However, sometimes is not the routers fault – it is yours. It´s about time you accepted the blame and fix things pronto!
1. Did you read the manual?
Remember all the times you wished your other half came with instructions? Yet you expect your router to perform miracles automatically! In your defence, we’ve all done it, but just like your partners, routers are all different and need a little TLC. A quick read of the instructions will make sure you treat it right! If you didn´t get a manual with your router you can download users guides from the supplier’s website.
2. You didn’t learn the basics
You will be amazed how much better you get on with your wireless router if you have a basic understanding of its needs. This all may sound very complicated and techy, but the truth is its child´s play. Check out our friends at lifehacker.com who give a very unintimidating intro to the basics in Lesson 1: Router Hardware 101.
3. You never change
It´s easy to get stuck in your ways, but you have to keep things fresh. Keep your router up to date, your ISP will often allow you to upgrade to a new model for free if it becomes their standard issue for new customers, additionally firmware updates from the manufacturer can help find and fix any bugs and generally improve the performance of your device.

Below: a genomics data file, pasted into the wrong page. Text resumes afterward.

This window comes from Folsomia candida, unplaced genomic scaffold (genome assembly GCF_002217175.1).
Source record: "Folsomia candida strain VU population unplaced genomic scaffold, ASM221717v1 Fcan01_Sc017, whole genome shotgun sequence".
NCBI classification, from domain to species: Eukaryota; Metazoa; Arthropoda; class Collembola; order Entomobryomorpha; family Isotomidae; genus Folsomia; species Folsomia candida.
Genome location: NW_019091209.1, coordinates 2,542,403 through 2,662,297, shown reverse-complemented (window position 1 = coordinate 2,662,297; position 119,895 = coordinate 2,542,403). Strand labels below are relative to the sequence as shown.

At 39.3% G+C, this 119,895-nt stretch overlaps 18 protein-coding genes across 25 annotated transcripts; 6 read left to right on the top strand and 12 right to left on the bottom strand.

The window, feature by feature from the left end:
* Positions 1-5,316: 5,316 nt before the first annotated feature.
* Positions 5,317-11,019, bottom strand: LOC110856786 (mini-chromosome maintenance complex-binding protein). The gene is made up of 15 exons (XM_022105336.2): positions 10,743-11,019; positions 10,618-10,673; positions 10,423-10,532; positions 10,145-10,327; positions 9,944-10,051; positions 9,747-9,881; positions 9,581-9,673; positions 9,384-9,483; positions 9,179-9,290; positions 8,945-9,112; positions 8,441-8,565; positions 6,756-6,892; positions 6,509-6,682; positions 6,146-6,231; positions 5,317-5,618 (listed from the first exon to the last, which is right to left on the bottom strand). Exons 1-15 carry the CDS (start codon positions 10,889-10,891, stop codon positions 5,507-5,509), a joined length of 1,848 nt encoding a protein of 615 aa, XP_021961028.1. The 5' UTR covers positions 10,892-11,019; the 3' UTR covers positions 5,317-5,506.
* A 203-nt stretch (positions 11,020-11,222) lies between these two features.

4. You’re using the wrong technology for your needs
You might want to consider exactly what you need from your service and if your expectations are reasonable. Are you a seriously competitive online gamer? Chances are you should be connecting to your router with a wired ethernet connection. Always on the move for business but need to stay plugged into the web? You’re going to need a service specifically for international wireless roaming. Take some time to think about what you actually need from your service before committing to a plan.
5. You’re embarrassed to be seen with it
Wireless routers are not the sexiest device you will ever own, but its what´s on the inside that counts! And tucking your box in the corner out of the way may not be the best place to keep it. Ideally, it needs to be in range of all devices you use it for, and preferably an open space where it can breathe.
6. Something is interfering
This problem is more common than you realise. Routers work from a 2.4GHz band – the same as many other household devices such as cordless phone, microwave and baby monitors. It could be that they are interfering with your router and effecting its performance.
7. Interfering neighbours
One of the most common interference patterns for routers comes from next door. The chances are your neighbours connect over the same frequency as you and just like your own household devices. Might be sharing the same 2.4GHz frequency as you.
Naturally, if you live in a densely populated area, you could have any number of rivals competing for space on this limited band. The only real solution for now is getting a router that operates on dual bands simultaneously. Newer routers will often run on 2.4GHz and 5GHz bands at the same time, allowing the latest Wi-Fi devices to connect on the much less congested 5GHz band. Of course the other thing to consider is that your neighbours may be intentionally reducing your bandwidth by hogging it for themselves!